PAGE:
The festival’s opening concert, Women of the Baroque (Oct 9-11) spotlights the works of women composers of the late Renaissance and Baroque periods, including French composers Élisabeth Jacquet de La Guerre and Julie Pinel, and Italians Antonia Bembo, Francesca Caccini, Barbara Strozzi, and Maddalena Casulana, the first woman in history to have an entire book of her music published. The second concert, Les Parisiennes (Oct 16-18), features the works of trailblazing women composers during the years of the Parisian Belle Époque, including Nadia Boulanger, Cécile Chaminade, Germaine Tailleferre, and Pauline Viardot. A highlight of this program is a rare complete performance of Lili Boulanger’s epic song cycle, Clairières dans le ciel, which was featured on Phan’s most recent album for Avie Records, Clairières.  BBC Radio 3’s Record Review recently named the album “one of the top five recordings of women composers,” calling it a “rewarding and rich recital … an enjoyable listen all the way through. … Phan has an absolutely gorgeous floating sound [and] … Huang is so responsive to Boulanger’s harmonic twists and turns.”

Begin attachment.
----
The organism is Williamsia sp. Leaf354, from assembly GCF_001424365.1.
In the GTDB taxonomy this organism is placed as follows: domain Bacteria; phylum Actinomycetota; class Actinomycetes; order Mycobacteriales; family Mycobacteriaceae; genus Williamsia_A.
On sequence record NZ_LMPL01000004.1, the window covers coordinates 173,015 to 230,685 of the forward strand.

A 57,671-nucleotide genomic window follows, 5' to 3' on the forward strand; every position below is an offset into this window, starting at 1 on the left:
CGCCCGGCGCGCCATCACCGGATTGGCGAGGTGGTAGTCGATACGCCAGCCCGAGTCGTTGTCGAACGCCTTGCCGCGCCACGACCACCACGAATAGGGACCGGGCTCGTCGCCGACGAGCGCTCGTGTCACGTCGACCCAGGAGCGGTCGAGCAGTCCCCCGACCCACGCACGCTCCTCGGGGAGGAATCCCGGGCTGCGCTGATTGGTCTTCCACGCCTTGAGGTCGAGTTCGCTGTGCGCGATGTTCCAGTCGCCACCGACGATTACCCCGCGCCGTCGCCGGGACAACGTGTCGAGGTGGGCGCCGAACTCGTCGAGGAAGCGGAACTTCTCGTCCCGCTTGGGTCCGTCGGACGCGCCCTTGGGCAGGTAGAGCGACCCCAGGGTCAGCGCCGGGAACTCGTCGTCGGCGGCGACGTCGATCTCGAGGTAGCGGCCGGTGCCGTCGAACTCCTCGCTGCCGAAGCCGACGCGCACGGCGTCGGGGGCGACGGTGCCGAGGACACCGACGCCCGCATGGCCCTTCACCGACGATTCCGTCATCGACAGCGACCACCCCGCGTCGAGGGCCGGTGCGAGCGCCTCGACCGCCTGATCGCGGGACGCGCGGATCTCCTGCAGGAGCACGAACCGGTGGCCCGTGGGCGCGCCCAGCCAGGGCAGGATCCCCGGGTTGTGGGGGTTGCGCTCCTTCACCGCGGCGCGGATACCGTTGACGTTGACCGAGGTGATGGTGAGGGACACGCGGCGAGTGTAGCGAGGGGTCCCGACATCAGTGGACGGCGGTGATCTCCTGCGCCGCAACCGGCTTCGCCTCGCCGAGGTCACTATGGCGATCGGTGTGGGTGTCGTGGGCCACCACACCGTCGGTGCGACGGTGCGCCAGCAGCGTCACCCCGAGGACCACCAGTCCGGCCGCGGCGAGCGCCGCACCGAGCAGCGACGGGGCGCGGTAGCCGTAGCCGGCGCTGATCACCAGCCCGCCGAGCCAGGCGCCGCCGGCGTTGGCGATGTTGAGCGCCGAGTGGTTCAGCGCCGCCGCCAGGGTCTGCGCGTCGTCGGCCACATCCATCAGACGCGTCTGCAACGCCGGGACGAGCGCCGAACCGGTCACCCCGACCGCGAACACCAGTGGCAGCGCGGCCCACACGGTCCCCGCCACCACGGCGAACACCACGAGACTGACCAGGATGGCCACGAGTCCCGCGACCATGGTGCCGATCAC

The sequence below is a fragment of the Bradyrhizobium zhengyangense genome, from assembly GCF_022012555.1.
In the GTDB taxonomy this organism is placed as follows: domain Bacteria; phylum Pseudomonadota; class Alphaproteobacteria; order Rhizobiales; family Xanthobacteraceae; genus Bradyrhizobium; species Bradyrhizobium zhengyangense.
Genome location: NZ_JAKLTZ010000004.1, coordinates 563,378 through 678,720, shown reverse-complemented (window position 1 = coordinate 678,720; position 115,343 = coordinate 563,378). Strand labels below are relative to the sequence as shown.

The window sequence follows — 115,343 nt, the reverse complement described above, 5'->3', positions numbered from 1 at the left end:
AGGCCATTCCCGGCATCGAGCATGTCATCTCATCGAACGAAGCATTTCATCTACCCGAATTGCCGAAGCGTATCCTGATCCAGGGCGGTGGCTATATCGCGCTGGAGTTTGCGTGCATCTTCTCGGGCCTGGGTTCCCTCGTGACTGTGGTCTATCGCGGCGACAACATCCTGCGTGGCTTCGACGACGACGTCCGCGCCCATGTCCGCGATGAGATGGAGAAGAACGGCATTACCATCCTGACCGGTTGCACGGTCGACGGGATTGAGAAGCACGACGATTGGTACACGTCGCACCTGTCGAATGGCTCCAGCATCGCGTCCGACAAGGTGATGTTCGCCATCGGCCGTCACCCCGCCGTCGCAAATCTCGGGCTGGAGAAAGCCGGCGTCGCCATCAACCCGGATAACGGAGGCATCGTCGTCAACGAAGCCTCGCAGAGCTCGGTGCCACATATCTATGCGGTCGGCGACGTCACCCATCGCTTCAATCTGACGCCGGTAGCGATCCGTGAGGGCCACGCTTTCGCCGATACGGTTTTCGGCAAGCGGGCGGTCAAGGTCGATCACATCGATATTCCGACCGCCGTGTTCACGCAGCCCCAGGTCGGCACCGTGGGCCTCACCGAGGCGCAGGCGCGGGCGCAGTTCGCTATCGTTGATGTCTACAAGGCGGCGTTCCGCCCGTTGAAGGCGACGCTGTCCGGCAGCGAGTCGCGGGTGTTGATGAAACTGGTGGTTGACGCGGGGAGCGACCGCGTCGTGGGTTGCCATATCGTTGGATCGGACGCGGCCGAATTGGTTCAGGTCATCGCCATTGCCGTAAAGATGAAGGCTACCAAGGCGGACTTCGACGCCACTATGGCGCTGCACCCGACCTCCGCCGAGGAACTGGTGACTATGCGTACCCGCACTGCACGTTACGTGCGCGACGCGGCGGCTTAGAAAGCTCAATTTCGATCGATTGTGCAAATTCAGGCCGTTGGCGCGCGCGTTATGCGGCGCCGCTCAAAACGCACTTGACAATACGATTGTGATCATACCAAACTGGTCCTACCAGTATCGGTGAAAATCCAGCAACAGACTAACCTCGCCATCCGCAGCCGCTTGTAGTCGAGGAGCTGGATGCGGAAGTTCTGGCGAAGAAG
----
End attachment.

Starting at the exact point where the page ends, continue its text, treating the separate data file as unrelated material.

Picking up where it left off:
The festival’s final concert, Modern Women (Oct 23-25), showcases songs by some of today’s women composers, including Sarah Kirkland Snider, as well as American women composers of the 20th century, including Margaret Bonds, Florence Price, and Ruth Crawford Seeger. This program features Chicago-based composer Stacy Garrop’s song cycle In Eleanor’s Words, based on the writings of Eleanor Roosevelt, and the midwestern premieres of Errollyn Wallen’s Roundel and Iva Bittová’s Nezabudka. The festival also includes a master class focusing on songs by women composers and poets of color, led by Phan’s frequent recital partner, pianist Myra Huang.

In addition to Phan, the 2020 Collaborative Works Festival will feature performances by a diverse line-up of singers and instrumentalists, including sopranos Janai Brugger and Amanda Majeski, mezzo-soprano Amanda Lynn Bottoms, baritone Chris Kenney, bass Anthony Reed, and pianists Myra Huang and CAIC co-founder Shannon McGinnis.

Previous Season Highlights